The United States Department of Labor revealed that during June, the unemployment rate fell to 11.1%, as a consequence of the 4.8 million new jobs, a symptom that the recession by COVID-19 has probably ended in the US and that drives the economic recovery of Latin American countries.
And although this growth is the maximum reached by United States since the government began to keep records, in 1939, the recovery is threatened by an increase in cases in the south and west of the country that could generate new layoffs.
This record figure responds to the return of activities of non-essential companies, such as restaurants, bars, gyms, and dental offices, among others, who had to close to stop the spread of COVID-19.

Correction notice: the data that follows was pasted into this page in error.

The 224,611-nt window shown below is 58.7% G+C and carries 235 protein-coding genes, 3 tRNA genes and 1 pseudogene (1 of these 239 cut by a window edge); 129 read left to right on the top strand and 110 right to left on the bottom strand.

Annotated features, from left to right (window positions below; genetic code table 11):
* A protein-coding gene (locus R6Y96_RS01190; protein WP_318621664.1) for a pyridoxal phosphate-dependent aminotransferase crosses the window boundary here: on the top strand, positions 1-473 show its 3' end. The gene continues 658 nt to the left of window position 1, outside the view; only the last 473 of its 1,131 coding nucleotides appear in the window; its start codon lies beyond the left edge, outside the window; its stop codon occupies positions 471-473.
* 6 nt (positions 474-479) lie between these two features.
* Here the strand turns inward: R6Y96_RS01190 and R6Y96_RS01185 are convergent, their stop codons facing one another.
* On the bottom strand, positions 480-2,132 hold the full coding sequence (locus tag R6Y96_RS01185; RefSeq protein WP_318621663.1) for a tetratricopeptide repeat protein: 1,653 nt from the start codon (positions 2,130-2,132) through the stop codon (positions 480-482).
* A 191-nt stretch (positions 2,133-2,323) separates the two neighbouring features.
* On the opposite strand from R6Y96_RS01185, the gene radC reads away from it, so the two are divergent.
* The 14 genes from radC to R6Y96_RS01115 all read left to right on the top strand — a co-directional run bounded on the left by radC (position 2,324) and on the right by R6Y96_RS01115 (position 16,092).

In this regard, the President of the Federal Reserve, Jerome Powell, acknowledged this week the pickup in activity and stated that the economy “had entered a new and important phase earlier than expected,” but warned that the outlook “is extraordinarily uncertain. And would depend on our success in containing the virus.“
Economists and analysts agree that the explosion in job growth is a consequence of the government’s Paycheck Protection Program (PPP), which provides loans to companies that can be partially forgiven if used for wages.
However, an alarm also remains over the depletion of these loans, which has triggered a new wave of layoffs that keeps weekly new claims for unemployment benefits extraordinarily high.